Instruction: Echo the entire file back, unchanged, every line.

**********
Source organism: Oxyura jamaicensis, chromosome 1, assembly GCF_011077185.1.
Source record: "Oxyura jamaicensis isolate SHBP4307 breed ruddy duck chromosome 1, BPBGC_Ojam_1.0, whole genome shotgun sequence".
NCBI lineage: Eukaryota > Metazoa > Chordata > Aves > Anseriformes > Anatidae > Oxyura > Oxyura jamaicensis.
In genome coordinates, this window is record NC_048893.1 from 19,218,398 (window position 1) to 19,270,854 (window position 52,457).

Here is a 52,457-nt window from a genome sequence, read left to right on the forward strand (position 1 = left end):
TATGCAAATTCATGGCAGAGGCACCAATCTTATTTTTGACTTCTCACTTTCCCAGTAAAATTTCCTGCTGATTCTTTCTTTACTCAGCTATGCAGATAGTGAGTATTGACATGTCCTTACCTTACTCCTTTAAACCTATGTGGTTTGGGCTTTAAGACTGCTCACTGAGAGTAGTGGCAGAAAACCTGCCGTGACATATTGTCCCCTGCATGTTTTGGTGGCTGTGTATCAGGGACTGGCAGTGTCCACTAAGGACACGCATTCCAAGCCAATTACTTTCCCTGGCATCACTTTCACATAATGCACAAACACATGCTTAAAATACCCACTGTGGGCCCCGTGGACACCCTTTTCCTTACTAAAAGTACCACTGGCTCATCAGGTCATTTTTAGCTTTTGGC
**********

Source organism: Oxyura jamaicensis, chromosome 1, assembly GCF_011077185.1.
Source record: "Oxyura jamaicensis isolate SHBP4307 breed ruddy duck chromosome 1, BPBGC_Ojam_1.0, whole genome shotgun sequence".
NCBI lineage: Eukaryota > Metazoa > Chordata > Aves > Anseriformes > Anatidae > Oxyura > Oxyura jamaicensis.
In genome coordinates, this window is record NC_048893.1 from 19,218,398 (window position 1) to 19,270,854 (window position 52,457).

Here is a 52,457-nt window from a genome sequence, read left to right on the forward strand (position 1 = left end):
TATGCAAATTCATGGCAGAGGCACCAATCTTATTTTTGACTTCTCACTTTCCCAGTAAAATTTCCTGCTGATTCTTTCTTTACTCAGCTATGCAGATAGTGAGTATTGACATGTCCTTACCTTACTCCTTTAAACCTATGTGGTTTGGGCTTTAAGACTGCTCACTGAGAGTAGTGGCAGAAAACCTGCCGTGACATATTGTCCCCTGCATGTTTTGGTGGCTGTGTATCAGGGACTGGCAGTGTCCACTAAGGACACGCATTCCAAGCCAATTACTTTCCCTGGCATCACTTTCACATAATGCACAAACACATGCTTAAAATACCCACTGTGGGCCCCGTGGACACCCTTTTCCTTACTAAAAGTACCACTGGCTCATCAGGTCATTTTTAGCTTTTGGC